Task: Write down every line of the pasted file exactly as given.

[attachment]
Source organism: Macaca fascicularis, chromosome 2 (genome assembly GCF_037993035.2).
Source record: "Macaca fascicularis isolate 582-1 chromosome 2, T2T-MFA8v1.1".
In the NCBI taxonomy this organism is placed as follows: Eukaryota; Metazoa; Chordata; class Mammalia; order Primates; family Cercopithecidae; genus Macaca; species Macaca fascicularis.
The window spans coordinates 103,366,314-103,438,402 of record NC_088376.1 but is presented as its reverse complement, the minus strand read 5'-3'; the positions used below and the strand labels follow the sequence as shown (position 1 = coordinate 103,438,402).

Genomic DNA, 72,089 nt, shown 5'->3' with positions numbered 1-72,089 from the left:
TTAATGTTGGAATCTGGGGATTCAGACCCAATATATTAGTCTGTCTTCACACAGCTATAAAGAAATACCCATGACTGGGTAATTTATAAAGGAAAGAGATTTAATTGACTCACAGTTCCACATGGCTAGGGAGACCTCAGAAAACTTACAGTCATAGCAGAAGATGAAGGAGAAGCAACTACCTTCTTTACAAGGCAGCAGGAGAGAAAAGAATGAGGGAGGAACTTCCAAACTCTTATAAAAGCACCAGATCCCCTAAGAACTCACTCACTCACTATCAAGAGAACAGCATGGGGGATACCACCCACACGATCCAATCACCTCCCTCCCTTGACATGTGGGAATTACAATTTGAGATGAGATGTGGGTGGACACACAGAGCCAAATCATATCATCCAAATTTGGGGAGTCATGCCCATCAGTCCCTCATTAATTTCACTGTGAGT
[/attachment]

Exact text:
Source organism: Macaca fascicularis, chromosome 2 (genome assembly GCF_037993035.2).
Source record: "Macaca fascicularis isolate 582-1 chromosome 2, T2T-MFA8v1.1".
In the NCBI taxonomy this organism is placed as follows: Eukaryota; Metazoa; Chordata; class Mammalia; order Primates; family Cercopithecidae; genus Macaca; species Macaca fascicularis.
The window spans coordinates 103,366,314-103,438,402 of record NC_088376.1 but is presented as its reverse complement, the minus strand read 5'-3'; the positions used below and the strand labels follow the sequence as shown (position 1 = coordinate 103,438,402).

Genomic DNA, 72,089 nt, shown 5'->3' with positions numbered 1-72,089 from the left:
TTAATGTTGGAATCTGGGGATTCAGACCCAATATATTAGTCTGTCTTCACACAGCTATAAAGAAATACCCATGACTGGGTAATTTATAAAGGAAAGAGATTTAATTGACTCACAGTTCCACATGGCTAGGGAGACCTCAGAAAACTTACAGTCATAGCAGAAGATGAAGGAGAAGCAACTACCTTCTTTACAAGGCAGCAGGAGAGAAAAGAATGAGGGAGGAACTTCCAAACTCTTATAAAAGCACCAGATCCCCTAAGAACTCACTCACTCACTATCAAGAGAACAGCATGGGGGATACCACCCACACGATCCAATCACCTCCCTCCCTTGACATGTGGGAATTACAATTTGAGATGAGATGTGGGTGGACACACAGAGCCAAATCATATCATCCAAATTTGGGGAGTCATGCCCATCAGTCCCTCATTAATTTCACTGTGAGT